Hundreds of vehicles leave Jammu for Kashmir, no traffic from Srinagar

Srinagar, April 11
Hundreds of vehicles, including those carrying essentials and passengers, left Jammu for Kashmir valley while no vehicle was allowed from Srinagar as only one-way traffic will continue to ply on the highway. “We have allowed traffic today from Jammu to Srinagar on the highway, the only road linking the Kashmir valley with the rest of the country,” a traffic police official said.
He said since only one-way traffic will continue on the highway, no vehicle will be allowed from Srinagar to Jammu, including Army and paramilitary forces today.
“Hundreds of trucks carrying essentials, particularly fresh vegetables, chicken, meat, left different parts of Jammu this morning for Kashmir. Besides passenger vehicles also left for Srinagar,” he said.
People, who had come to Banihal today to travel by train to Srinagar, were disappointed as the train service remained suspended in the valley since yesterday for security reasons following strike called by separatists. “We reached Banihal from Jammu today but there is no train,” Absar Ahmad, a painter from Bihar, said over phone, adding now they are being charged extra by drivers from Banihal to Srinagar.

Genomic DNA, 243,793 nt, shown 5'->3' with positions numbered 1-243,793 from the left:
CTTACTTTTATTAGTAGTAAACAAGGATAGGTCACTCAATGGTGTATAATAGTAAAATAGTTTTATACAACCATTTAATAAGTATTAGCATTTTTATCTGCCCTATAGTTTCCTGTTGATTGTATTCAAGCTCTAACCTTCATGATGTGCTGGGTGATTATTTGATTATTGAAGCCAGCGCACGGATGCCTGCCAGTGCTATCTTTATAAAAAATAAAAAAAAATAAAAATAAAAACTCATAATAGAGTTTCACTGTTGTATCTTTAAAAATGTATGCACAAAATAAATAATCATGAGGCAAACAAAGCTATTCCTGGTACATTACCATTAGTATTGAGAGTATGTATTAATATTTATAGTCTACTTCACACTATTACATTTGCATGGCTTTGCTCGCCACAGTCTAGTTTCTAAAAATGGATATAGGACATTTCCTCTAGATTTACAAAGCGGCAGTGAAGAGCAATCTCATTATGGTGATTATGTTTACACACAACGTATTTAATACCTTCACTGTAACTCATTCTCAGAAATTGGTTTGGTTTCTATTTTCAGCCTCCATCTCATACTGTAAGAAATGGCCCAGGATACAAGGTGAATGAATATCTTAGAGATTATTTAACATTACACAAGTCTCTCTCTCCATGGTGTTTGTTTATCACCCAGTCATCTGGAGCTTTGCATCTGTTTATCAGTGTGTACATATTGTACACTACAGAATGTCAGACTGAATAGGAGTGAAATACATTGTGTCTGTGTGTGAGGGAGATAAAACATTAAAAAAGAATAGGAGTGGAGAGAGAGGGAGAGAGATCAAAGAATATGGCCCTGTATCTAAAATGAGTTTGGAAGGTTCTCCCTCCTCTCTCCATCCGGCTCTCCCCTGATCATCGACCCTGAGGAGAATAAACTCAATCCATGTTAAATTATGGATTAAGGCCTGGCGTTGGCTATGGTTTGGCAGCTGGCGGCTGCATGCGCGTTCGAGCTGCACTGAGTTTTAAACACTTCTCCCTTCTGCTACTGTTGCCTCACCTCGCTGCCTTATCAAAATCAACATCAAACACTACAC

Traffic on the highway has been disrupted frequently since January 6, when there was first major snowfall in the valley, due to landslides and shooting stones though Border Roads Oganisation (BRO) has been working tirelessly to put through the traffic from both ways.
Meanwhile, work is going on war footing to put through the national highway, connecting the Ladakh region with Kashmir valley. However, recently the road was put through from Srinagar to Gumri on this side of the Zojila pass for light vehicles only. Work on snow clearance operation was going on from both sides of the Zojila pass.
Similarly, there was also fresh snowfall on historic Mughal road badly affecting snow clearance operation. The road, which is seen as alternative to Srinagar-Jammu highway, was to reopen on April 15 after remaining closed for the past four months.
Dozens of far flung and remote areas, including those near the Line of Control (LoC) remained cut off from their respective district headquarter for the past four months due to accumulation of snow.

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